What is state failure? See my conceptualisation of state failure on the right flank below.

Sunday, November 18, 2007

The prospects for the people of the Baluchi valley

It's good to see others also point out what I emphasised a couple of days ago about developments in the Baluchi valley.
From Volkskrant's excellent coverage of events it turns out there was a seminar this week at The Hague where experts gathered to discuss how Operation Spin Ghar is going, and they agreed on the importance of not leaving the population in the valley to its fate. It certainly wouldn't be nice to the people there, some of whom might be punished for any sign of cooperation with ISAF - the experts are right to say therefore that leaving them behind would undermine confidence in ISAF. It's just not wise in COIN to enter and then leave areas - such an operation might be fundamentally counterproductive. If contact is sought with the locals, as in this case it was, partly to make the house searches for weapons caches better sell, then especially, I would add. (One could ironically add that this don't enter if you just want to leave part is true on the macro level about Afghanistan as well.)
But knowing what's beneficial and what isn't, it doesn't mean it's easy to do what's deemed beneficial. Dutch forces still consider their numbers to be too low for a more permanent presence in the area. Instead they looked primarily to reinforce police checkpoints around Chora this time, beyond the northeastern end of the Baluchi Pass. And at the southwestern end, in an area where the valley becomes wider (and more difficult to seal off) than it is in the depths of the Pass, construction of an ANA patrol base is planned. ANA soldiers won't be lacking, it seems, as to the about 650 Afghan soldiers who arrived to Uruzgan in October, some 400 more are arriving still.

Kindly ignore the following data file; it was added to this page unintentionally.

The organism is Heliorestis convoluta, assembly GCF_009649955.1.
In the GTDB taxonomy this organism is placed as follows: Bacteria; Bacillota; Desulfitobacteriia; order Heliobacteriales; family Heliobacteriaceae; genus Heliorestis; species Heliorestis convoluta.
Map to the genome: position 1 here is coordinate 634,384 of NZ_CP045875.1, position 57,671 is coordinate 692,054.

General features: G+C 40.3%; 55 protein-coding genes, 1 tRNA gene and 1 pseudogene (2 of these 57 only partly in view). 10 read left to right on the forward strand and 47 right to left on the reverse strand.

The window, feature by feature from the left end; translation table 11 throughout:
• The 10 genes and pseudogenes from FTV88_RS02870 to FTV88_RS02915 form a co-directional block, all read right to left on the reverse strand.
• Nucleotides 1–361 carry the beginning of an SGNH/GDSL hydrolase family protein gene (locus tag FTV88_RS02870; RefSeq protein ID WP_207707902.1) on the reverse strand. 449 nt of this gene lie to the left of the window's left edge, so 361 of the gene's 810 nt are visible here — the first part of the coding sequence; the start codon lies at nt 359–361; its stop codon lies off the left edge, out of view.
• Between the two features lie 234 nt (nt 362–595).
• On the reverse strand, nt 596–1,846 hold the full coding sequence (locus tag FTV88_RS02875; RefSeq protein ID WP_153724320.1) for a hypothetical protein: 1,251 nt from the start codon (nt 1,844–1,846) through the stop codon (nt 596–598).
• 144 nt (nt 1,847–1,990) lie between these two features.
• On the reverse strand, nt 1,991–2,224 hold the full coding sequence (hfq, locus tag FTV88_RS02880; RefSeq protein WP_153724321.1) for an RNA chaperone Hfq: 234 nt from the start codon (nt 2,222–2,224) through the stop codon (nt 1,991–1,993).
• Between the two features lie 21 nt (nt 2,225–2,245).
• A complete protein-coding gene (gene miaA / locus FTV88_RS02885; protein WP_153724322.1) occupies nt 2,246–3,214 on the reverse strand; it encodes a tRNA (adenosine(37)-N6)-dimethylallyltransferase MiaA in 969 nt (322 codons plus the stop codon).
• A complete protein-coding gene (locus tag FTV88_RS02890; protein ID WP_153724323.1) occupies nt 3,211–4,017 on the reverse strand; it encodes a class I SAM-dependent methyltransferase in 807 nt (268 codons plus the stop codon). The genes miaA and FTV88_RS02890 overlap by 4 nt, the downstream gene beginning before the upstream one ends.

More Afghan presence, with more patrols, might secure the area better, but there are indications that this might still be challenged very much by the Taliban, who seem to have returned to the area south of the mouth of the Baluchi Pass faster than many expected (even while they always expected it). Anyway, what we might be looking at, from ISAF's point of view, is something like an attempt to manage a transition of the Baluchi valley from a disruption zone into a zone of influence with more intrusive control - it's definitely an ambitious task.
Meanwhile, I'll include here a very rudimentary scheme of mine of Operation Spin Ghar's series of moves, as they were reconstructed by the Dutch NOS (thx 2 Bob 4 a useful link re: this).
So the point is that the Dutch companies moved in sweeping the area towards the southern end of the Baluchi Pass from three main directions (from the direction of Kakarak, FOB Poentjak and Surkh-Murghab, largely) where they met up with the Gurkhas who came through the Pass from up north. Although I'm pretty sure there's attention lacking here regarding what OEF troops (e.g. Americans) did in the area - especially since I have seen photos which showed Dutch soldiers operating together with American and ANA troops in some areas.
By the way, in another video from NOS one can listen to the locals telling a reporter that the Taliban in the valley actually haven't slept in their houses, but outside, in their defensive positions, which might be an indication of the Taliban feeling the need to respect the locals' autonomy at least this much in the particular village showed there.
This might be all the more reason to question how much it has to do with the population as opposed to the geography and the strategic importance (for the Taliban) of the area that the Baluchi Pass is a hotbed of insurgent activity. But of course those who have collected a lot of primary data are the ones who will know the real answer to this.

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